“The entire time I thought about what was happening to them,” Yasser said. “Once, a few years ago, a shell fell right next to us. I was wounded once from shrapnel. What if the fire reaches them and there’s no one to save them?”
When they returned Tuesday, the first thing one of the sons, Saned, did was take the restless sheep out to pasture. Yasser's eldest son, Ahmed, is in his fourth year studying dentistry at Al-Quds University. Immediately after he found out about the evacuation, he drove north to be with his family during these difficult days. “I want my daughter to be a lawyer,” said Yasser, the father, who only finished fourth grade.
“We didn’t manage to sleep for the two nights we were outside the house,” Layla said. They stayed outside, women, children, babies, youths and men, without a roof over their heads and with a few blankets and jerricans of water – every community a bit away from the other on a plain alongside the main road between the settlements of Ro’i and Beka’ot.
“The girls played in the dust and water,” Layla said. “The smaller ones cried, were frightened by every noise, and fell asleep. We saw civilian cars on the road, Israeli. I don’t know if they saw us.”
She heard noises of explosions and shooting, and was scared. Some said they had the impression that these exercises weren't especially intense. “Normal shooting,” they said.
So what did they eat for iftar, the daily evening meal to break the fast? Everyone answered with a question: “And what would we eat? Bread, tomatoes, Greek yogurt, olives and dates.” Yasser summed it up: “They know that it adds psychological pressure when it’s during Ramadan.”
On Sunday, attorney Roni Peli of the Association for Civil Rights in Israel wrote an urgent letter to Maj. Gen. Nadav Padan, the head of the Israel Defense Forces’ Central Command, asking not to evacuate the families. Peli said that such exercises violate international law. “The scope of the coming exercise is unprecedented,” she wrote. “Even more serious is the fact that the coming month is the month of Ramadan.”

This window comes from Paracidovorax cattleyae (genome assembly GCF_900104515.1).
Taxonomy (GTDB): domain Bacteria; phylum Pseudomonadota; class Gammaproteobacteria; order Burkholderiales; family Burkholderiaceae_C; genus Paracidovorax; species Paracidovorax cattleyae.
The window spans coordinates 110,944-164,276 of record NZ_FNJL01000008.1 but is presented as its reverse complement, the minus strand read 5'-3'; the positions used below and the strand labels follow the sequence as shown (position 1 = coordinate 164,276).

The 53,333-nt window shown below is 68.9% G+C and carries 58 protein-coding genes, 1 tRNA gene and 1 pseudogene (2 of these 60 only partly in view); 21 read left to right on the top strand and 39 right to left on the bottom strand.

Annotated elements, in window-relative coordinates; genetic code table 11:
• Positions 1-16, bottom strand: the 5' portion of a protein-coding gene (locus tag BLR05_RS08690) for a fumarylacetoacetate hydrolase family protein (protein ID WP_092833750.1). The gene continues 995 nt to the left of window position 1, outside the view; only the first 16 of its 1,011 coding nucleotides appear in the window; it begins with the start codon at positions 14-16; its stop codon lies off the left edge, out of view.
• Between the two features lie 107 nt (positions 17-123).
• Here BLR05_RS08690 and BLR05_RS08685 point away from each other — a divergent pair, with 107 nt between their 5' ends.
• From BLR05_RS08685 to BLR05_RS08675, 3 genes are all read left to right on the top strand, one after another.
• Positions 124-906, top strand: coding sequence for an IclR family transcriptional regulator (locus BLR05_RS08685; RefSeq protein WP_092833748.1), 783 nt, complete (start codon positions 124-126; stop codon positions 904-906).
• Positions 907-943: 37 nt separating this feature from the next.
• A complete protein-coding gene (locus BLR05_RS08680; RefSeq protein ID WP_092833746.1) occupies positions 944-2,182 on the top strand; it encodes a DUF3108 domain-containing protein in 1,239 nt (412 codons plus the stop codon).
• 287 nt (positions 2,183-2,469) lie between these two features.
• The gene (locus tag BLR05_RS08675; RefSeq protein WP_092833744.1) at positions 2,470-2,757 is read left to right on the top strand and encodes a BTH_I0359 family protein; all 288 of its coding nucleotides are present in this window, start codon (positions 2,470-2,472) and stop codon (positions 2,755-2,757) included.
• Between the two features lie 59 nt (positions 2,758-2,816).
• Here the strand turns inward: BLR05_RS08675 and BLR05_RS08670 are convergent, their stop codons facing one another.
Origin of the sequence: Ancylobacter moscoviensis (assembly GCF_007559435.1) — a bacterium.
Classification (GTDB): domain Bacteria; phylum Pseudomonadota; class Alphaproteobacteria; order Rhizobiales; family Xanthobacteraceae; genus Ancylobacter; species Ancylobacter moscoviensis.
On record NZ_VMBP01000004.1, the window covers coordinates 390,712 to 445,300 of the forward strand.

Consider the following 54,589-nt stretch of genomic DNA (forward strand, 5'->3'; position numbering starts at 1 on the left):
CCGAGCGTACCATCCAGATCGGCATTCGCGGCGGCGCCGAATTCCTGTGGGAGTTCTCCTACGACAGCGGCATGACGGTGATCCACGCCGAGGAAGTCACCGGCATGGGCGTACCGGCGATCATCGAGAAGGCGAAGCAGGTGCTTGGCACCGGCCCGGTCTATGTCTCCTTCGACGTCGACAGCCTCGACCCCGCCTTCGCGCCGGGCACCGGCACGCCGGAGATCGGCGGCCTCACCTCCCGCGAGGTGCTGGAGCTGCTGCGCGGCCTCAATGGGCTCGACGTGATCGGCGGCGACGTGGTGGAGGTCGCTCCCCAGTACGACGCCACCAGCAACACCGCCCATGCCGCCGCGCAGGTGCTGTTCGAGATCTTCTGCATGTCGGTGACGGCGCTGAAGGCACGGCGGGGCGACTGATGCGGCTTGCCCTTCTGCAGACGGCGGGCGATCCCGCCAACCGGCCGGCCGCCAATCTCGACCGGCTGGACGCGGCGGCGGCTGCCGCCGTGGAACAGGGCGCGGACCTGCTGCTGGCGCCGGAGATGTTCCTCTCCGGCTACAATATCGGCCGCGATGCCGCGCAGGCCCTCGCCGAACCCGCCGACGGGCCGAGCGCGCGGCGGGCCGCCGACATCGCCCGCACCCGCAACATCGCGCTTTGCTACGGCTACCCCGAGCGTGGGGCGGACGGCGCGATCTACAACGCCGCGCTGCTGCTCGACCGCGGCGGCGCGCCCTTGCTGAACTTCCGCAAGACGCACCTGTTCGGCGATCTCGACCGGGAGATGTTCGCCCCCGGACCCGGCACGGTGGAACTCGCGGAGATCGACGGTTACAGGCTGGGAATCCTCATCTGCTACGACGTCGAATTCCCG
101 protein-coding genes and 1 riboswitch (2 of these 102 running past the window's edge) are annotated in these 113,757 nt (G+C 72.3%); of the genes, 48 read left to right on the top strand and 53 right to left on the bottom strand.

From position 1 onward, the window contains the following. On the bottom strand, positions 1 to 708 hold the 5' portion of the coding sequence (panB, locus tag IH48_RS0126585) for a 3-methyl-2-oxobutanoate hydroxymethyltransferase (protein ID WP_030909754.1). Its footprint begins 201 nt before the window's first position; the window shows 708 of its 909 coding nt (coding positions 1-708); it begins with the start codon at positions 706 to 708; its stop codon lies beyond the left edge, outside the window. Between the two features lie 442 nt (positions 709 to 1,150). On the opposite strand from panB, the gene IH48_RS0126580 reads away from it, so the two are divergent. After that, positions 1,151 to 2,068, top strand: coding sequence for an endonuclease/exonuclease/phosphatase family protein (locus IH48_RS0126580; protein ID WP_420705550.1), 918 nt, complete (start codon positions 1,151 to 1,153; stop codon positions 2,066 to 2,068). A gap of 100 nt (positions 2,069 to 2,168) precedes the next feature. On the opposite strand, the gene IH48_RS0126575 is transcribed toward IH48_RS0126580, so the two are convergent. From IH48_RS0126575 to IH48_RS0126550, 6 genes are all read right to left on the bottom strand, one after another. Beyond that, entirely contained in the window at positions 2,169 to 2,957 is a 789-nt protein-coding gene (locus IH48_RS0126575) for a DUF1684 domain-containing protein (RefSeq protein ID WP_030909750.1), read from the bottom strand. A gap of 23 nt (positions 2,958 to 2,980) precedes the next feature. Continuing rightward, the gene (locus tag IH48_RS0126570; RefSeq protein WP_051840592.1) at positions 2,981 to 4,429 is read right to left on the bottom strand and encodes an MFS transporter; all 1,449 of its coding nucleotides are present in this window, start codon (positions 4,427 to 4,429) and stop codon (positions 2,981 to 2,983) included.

Maj. Hagai Rothstein, the head of operations for the military legal adviser in the West Bank, said that the exercises are essential and that the people were illegally in the area after it was declared a closed military firing zone. Therefore, he said, “the exercises in the firing zone will continue as planned, while evacuating the residents in a temporary and focused manner according to the plan for the exercises.” Not a word about Ramadan and the exceptional length of time for the exercises.
The IDF spokesman also did not comment on Haaretz’s question on the holding of the exercises during Ramadan. The spokesman commented on one of the fires – of the two Haaretz mentioned in its question – broke out “during a routine training exercise of the Kfir base in the firing zone near the town of Beka’ot. The soldiers called in firefighting forces. No one was hurt."
On August 1, 1967, two months after the capture of the West Bank, the commander of the West Bank, Uzi Narkis, signed orders for nine closed areas for training along the eastern strip of the central hills. Firing Zone 903 was one of them in the Tamun Bloc.
This was when the IDF’s training areas were still in Israel, as a researcher on Israeli settlement policy, Dror Etkes, noted in his 2015 study “A Locked Garden.” That document shows how the large-scale “closing of territories” for various reasons was intended from the beginning to make the Israeli takeover of the Palestinian territory easier.
Today Firing Zone 903 covers 80,000 dunams (20,000 acres). According to the study, only 19 percent of that is used for training. About 15,700 dunams was declared “state-owned land." In other words, even Israel recognizes that the great majority is registered and known to be under private ownership. In 1979, the settlement of Hemdat was established as a Nahal outpost inside the firing zone and it became a civilian community in 1991. In 1999, the firing zone's borders were amended in a way that added to the settlement about 700 more dunams.
Unrelated to this change, Etkes writes that “it's clear that construction of a civilian settlement in the heart of a training area, which in practice surrounds it on every side, shows that it cannot be that this is entirely a training area, because a civilian community cannot exist in the heart of an active training area.”
On Thursday, Peli filed a petition to the High Court of Justice in the names of Yasser and Walid Abu al-Kabash, requesting a halt to the evacuation of the families during Ramadan and the beginning of the holiday.
“The army has already admitted that it uses exercises to try to force the Palestinians in the Jordan Valley to leave the place,” she wrote in the petition. “As if the regular bullying were not enough, this time they went even further and decided to harm the residents during the most important religious period and at a time when they are fasting.”